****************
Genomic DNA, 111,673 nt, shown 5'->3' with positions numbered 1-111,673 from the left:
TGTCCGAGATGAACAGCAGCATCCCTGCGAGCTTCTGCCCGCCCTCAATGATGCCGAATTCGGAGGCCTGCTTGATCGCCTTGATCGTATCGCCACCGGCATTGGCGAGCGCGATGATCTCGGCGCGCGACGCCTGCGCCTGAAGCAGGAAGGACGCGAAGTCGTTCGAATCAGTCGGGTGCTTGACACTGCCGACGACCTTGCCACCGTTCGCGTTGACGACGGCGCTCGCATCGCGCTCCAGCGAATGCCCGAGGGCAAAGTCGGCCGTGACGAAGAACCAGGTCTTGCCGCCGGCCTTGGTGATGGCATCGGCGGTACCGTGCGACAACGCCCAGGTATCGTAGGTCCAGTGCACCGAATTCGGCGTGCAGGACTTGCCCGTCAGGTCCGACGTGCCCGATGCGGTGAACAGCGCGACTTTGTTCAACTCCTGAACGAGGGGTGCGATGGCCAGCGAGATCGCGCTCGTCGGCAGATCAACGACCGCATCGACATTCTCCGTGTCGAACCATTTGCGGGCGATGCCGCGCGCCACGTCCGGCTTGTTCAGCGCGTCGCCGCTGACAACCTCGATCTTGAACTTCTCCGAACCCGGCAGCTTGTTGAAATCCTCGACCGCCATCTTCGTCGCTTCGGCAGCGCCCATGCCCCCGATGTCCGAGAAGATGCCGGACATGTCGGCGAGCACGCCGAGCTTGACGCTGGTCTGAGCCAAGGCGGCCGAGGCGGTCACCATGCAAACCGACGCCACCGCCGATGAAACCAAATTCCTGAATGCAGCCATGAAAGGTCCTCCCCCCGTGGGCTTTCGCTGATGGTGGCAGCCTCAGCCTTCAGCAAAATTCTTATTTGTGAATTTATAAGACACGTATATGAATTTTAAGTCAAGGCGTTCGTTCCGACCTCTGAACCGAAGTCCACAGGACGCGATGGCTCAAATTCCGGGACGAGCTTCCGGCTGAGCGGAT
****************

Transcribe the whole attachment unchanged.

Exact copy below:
Genomic DNA, 111,673 nt, shown 5'->3' with positions numbered 1-111,673 from the left:
TGTCCGAGATGAACAGCAGCATCCCTGCGAGCTTCTGCCCGCCCTCAATGATGCCGAATTCGGAGGCCTGCTTGATCGCCTTGATCGTATCGCCACCGGCATTGGCGAGCGCGATGATCTCGGCGCGCGACGCCTGCGCCTGAAGCAGGAAGGACGCGAAGTCGTTCGAATCAGTCGGGTGCTTGACACTGCCGACGACCTTGCCACCGTTCGCGTTGACGACGGCGCTCGCATCGCGCTCCAGCGAATGCCCGAGGGCAAAGTCGGCCGTGACGAAGAACCAGGTCTTGCCGCCGGCCTTGGTGATGGCATCGGCGGTACCGTGCGACAACGCCCAGGTATCGTAGGTCCAGTGCACCGAATTCGGCGTGCAGGACTTGCCCGTCAGGTCCGACGTGCCCGATGCGGTGAACAGCGCGACTTTGTTCAACTCCTGAACGAGGGGTGCGATGGCCAGCGAGATCGCGCTCGTCGGCAGATCAACGACCGCATCGACATTCTCCGTGTCGAACCATTTGCGGGCGATGCCGCGCGCCACGTCCGGCTTGTTCAGCGCGTCGCCGCTGACAACCTCGATCTTGAACTTCTCCGAACCCGGCAGCTTGTTGAAATCCTCGACCGCCATCTTCGTCGCTTCGGCAGCGCCCATGCCCCCGATGTCCGAGAAGATGCCGGACATGTCGGCGAGCACGCCGAGCTTGACGCTGGTCTGAGCCAAGGCGGCCGAGGCGGTCACCATGCAAACCGACGCCACCGCCGATGAAACCAAATTCCTGAATGCAGCCATGAAAGGTCCTCCCCCCGTGGGCTTTCGCTGATGGTGGCAGCCTCAGCCTTCAGCAAAATTCTTATTTGTGAATTTATAAGACACGTATATGAATTTTAAGTCAAGGCGTTCGTTCCGACCTCTGAACCGAAGTCCACAGGACGCGATGGCTCAAATTCCGGGACGAGCTTCCGGCTGAGCGGAT